“I think it’s important for leaders to find ways to talk about China as a military rival,” in order to inform civilian leadership, Aaron Friedberg, a professor at Princeton University said in a later panel.

  • http://cgblog.org/ Chuck Hill

    We need to discuss what we will do if the Chinese misbehave. And ultimately if we are determined to support our allies, the Chinese should know should know what lines they should not cross.

  • Stephen

    What’s astounding is how much of a trade imbalance that America is loosing to China. America exports more to Canada than it does to China or ever will. The idea that openly recognizing Chinese aggression will somehow encourage it is quit frankly stupid. China will push until forced to stop. China will escalate until they are hunkered into their 3000 miles of tunnels but only at a point where they could guarantee to overwhelm North American missile defenses. Anyone who tries to avoid it by giving the bully their lunch money needs to go back to school. They obviously failed bully 101.

  • Chesapeakeguy

    Isn’t it always a matter of ‘good policy’ NOT to ‘unnecessarily antagonize’ anyone? However, open, and HONEST, discussion about options that might be worth exploring in dealing with any potential threat is one of the things that separates “us from them”! Some among the ChiComs military have openly boasted about nuclear attacks on our cities. Are we supposed to just sit back and take that, bluster though it might be? How has turning the other cheek worked out with a dirtbag regime like North Korea? Hmmm?

    These are COMMUNISTS. If you give them an opening they are likely to take advantage of it. I personally feel better when I read among our military and government and citizens that we SHOULD take these regimes head-on, though within reason. The Soviets were driven out of business because the USA (mainly) put forth in both word AND deed that we would prepare to deal with them militarily in any theater, in any warfare area. They couldn’t keep up. While I don’t think the ChiComs outside of their army constitute any real threat at present, we should not encourage them by remaining silent at their own transgressions, vocal, written, or otherwise! Communists RESPECT force. Let’s flex our muscles once in a while to let them know we are here, and and that we’re keeping tight tabs on them as well!

  • Secundius

    “Antagonize the Chinese”!

    I don’t know what you mean With the Chinese, its all about antagonizing, Their trying to get their navy bloodied, their deliberately trying too provoke a measured naval responds. Their navy, as far as I know. Has never seen a Blue Water Naval Sea action. Their trying to get their feet wet, so to speak. And their trying to do it in the dumbest possible way. By trying to provoke an attack with the US. Navy, or some equally powerful regional Navies. Going after the Philippine and Vietnam, is just plan stupid. Neither countries have a REAL navies, they have TOKEN navies at best and VIRTUAL Navies at worst.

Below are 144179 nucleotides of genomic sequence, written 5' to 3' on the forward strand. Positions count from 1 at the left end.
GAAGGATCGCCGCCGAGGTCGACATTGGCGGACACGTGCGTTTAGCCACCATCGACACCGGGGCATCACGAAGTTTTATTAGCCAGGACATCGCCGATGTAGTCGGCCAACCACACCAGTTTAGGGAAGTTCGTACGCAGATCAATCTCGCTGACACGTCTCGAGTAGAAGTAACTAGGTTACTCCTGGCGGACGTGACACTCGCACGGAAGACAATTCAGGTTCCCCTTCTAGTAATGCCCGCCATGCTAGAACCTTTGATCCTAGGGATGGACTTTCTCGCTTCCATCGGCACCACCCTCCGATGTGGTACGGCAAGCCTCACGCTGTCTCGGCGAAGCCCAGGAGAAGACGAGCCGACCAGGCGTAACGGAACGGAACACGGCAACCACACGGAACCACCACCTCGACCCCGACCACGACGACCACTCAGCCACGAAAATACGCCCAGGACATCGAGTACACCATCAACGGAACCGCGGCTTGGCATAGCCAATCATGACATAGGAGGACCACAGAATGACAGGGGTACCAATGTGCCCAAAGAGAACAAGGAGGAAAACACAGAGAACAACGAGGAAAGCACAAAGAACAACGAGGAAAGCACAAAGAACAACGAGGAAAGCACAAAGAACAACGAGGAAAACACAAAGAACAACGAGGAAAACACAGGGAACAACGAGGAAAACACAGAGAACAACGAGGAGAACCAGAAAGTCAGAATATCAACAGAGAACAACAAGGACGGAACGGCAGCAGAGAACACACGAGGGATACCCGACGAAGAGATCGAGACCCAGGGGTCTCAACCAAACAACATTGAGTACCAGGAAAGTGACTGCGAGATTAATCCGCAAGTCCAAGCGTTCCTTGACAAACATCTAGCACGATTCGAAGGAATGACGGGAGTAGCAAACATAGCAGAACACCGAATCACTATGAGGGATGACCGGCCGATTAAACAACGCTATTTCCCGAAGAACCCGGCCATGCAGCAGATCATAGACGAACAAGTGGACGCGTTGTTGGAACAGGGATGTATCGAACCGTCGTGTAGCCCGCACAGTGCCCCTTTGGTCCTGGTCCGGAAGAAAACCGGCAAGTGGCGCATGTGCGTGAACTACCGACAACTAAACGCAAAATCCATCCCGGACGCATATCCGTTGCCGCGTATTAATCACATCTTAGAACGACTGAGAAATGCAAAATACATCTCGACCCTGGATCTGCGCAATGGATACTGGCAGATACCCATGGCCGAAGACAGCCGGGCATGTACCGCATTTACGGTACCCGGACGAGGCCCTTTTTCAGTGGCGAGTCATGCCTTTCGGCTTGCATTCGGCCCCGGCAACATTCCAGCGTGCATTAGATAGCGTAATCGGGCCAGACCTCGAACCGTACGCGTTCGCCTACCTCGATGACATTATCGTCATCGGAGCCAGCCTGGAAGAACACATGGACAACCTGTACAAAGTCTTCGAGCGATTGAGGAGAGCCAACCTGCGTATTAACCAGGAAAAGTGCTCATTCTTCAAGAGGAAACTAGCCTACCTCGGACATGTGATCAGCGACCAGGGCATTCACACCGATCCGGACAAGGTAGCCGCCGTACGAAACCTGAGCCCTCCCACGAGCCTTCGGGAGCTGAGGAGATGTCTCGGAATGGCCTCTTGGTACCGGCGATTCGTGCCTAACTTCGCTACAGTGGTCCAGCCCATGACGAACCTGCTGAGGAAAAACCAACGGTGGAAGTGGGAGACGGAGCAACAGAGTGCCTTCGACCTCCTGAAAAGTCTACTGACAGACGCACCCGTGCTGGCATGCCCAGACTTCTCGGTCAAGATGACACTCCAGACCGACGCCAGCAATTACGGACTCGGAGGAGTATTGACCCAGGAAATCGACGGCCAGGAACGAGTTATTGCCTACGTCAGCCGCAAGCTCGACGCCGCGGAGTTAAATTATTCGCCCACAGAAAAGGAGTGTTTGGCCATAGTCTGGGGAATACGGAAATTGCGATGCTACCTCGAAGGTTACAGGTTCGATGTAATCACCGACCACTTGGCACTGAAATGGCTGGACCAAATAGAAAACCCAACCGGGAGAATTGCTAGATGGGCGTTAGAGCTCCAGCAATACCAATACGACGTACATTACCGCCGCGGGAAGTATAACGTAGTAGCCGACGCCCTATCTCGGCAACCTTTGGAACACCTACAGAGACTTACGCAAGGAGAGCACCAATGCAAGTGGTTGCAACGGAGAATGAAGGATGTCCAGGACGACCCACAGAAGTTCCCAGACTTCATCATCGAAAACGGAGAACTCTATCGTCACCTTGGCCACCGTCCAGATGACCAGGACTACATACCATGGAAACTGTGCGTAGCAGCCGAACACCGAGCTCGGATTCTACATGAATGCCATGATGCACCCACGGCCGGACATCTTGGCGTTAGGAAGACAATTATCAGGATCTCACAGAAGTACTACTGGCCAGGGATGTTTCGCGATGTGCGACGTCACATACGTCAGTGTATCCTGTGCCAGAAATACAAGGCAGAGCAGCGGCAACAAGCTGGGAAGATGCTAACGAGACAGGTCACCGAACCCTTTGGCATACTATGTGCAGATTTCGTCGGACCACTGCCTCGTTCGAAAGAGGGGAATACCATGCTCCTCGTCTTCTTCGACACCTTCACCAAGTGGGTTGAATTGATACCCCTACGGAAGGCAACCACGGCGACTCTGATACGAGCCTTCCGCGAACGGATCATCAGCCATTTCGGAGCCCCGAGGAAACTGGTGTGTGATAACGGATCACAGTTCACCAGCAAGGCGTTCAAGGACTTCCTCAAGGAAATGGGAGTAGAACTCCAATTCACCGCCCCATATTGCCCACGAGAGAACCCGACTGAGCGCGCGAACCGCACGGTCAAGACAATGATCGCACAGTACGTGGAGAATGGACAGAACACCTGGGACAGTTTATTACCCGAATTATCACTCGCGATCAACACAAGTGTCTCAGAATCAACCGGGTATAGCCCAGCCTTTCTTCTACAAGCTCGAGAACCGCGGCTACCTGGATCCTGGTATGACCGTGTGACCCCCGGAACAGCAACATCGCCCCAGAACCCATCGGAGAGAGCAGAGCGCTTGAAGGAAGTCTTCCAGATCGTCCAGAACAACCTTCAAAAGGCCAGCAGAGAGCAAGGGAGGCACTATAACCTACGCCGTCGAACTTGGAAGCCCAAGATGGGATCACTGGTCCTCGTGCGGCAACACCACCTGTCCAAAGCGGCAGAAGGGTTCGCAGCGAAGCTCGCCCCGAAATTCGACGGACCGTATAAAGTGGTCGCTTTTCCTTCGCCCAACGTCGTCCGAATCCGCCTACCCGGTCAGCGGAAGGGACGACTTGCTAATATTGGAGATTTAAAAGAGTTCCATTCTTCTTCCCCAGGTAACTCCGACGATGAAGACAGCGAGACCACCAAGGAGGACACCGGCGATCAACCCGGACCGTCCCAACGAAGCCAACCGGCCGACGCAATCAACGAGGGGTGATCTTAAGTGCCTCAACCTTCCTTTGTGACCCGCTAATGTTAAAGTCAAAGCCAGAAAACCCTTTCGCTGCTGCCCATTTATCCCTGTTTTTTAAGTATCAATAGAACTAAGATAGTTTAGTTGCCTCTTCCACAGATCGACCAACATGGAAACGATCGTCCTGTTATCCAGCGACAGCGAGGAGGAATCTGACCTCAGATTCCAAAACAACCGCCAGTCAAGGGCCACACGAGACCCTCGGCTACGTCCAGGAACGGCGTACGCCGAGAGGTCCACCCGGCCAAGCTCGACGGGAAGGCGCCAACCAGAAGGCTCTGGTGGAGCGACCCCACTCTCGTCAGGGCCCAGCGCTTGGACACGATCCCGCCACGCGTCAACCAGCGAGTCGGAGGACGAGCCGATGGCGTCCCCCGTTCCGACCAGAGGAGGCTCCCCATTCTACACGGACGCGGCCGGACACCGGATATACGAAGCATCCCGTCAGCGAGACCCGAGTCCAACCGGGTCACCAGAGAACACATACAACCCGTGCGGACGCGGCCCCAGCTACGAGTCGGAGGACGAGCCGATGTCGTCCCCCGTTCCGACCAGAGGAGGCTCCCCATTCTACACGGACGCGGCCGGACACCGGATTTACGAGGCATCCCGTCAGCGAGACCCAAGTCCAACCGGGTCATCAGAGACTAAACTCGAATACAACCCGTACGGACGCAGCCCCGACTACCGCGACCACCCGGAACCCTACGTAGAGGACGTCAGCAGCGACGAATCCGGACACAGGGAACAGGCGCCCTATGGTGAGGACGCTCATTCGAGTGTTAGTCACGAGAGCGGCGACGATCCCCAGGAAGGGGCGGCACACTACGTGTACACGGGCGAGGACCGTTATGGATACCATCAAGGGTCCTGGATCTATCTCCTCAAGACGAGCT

• Stephen

    At the root of the problem with American policy towards dealing with Chinese aggression inability to adopt international norms is the duplicity of so called Chinese experts. Kissinger writes in one statement that a democratic China will be a willing participant in the international community and calls the Communist one party system as “fragile” the in another statement writes that China views itself “the prospect of a strong China exercising influence in economic, cultural, political, and military affairs not as an unnatural challenge to world order but rather as a return to normality. Americans need not agree with every aspect of the Chinese analysis to understand that lecturing a country with a history of millennia about its need to “grow up” and behave “responsibly” can be needlessly grating.” So when policy makers are reshaping our view of adherence to international norms by China. Is it any wonder why we continue to encourage Chinese adventurism through a soft handed acceptance of what China experts would like us to accept as a return to older Chinese norms. It is clear that China experts like Kissinger are ensuring the Chinese regimes strength rather than its fragility.